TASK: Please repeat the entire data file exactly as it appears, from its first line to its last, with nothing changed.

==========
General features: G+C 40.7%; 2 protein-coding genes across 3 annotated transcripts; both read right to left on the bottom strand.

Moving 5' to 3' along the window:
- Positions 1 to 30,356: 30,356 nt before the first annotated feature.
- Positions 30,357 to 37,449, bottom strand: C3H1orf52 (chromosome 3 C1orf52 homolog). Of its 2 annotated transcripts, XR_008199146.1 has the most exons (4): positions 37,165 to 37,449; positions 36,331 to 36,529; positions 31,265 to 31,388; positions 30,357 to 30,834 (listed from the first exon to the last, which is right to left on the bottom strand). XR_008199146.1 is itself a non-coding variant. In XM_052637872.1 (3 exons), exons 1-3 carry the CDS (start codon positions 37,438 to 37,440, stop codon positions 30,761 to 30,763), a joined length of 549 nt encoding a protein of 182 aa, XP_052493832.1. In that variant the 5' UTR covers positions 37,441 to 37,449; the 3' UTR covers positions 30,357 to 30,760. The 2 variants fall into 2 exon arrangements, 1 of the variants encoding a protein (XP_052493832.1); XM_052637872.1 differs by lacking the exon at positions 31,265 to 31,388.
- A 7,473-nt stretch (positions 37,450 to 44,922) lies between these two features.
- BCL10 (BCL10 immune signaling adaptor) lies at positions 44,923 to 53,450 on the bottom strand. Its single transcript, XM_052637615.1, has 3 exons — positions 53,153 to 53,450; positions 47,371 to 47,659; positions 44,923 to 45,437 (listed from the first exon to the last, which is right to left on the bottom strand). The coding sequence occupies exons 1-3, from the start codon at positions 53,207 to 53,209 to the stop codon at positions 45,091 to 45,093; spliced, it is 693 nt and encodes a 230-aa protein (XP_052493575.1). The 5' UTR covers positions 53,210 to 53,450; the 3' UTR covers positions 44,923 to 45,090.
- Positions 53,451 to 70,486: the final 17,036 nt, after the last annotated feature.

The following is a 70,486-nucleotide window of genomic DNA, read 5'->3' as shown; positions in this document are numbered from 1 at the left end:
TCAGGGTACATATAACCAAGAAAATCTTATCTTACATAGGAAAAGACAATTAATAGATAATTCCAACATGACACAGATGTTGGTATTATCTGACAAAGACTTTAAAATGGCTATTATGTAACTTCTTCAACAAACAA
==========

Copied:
General features: G+C 40.7%; 2 protein-coding genes across 3 annotated transcripts; both read right to left on the bottom strand.

Moving 5' to 3' along the window:
- Positions 1 to 30,356: 30,356 nt before the first annotated feature.
- Positions 30,357 to 37,449, bottom strand: C3H1orf52 (chromosome 3 C1orf52 homolog). Of its 2 annotated transcripts, XR_008199146.1 has the most exons (4): positions 37,165 to 37,449; positions 36,331 to 36,529; positions 31,265 to 31,388; positions 30,357 to 30,834 (listed from the first exon to the last, which is right to left on the bottom strand). XR_008199146.1 is itself a non-coding variant. In XM_052637872.1 (3 exons), exons 1-3 carry the CDS (start codon positions 37,438 to 37,440, stop codon positions 30,761 to 30,763), a joined length of 549 nt encoding a protein of 182 aa, XP_052493832.1. In that variant the 5' UTR covers positions 37,441 to 37,449; the 3' UTR covers positions 30,357 to 30,760. The 2 variants fall into 2 exon arrangements, 1 of the variants encoding a protein (XP_052493832.1); XM_052637872.1 differs by lacking the exon at positions 31,265 to 31,388.
- A 7,473-nt stretch (positions 37,450 to 44,922) lies between these two features.
- BCL10 (BCL10 immune signaling adaptor) lies at positions 44,923 to 53,450 on the bottom strand. Its single transcript, XM_052637615.1, has 3 exons — positions 53,153 to 53,450; positions 47,371 to 47,659; positions 44,923 to 45,437 (listed from the first exon to the last, which is right to left on the bottom strand). The coding sequence occupies exons 1-3, from the start codon at positions 53,207 to 53,209 to the stop codon at positions 45,091 to 45,093; spliced, it is 693 nt and encodes a 230-aa protein (XP_052493575.1). The 5' UTR covers positions 53,210 to 53,450; the 3' UTR covers positions 44,923 to 45,090.
- Positions 53,451 to 70,486: the final 17,036 nt, after the last annotated feature.

The following is a 70,486-nucleotide window of genomic DNA, read 5'->3' as shown; positions in this document are numbered from 1 at the left end:
TCAGGGTACATATAACCAAGAAAATCTTATCTTACATAGGAAAAGACAATTAATAGATAATTCCAACATGACACAGATGTTGGTATTATCTGACAAAGACTTTAAAATGGCTATTATGTAACTTCTTCAACAAACAA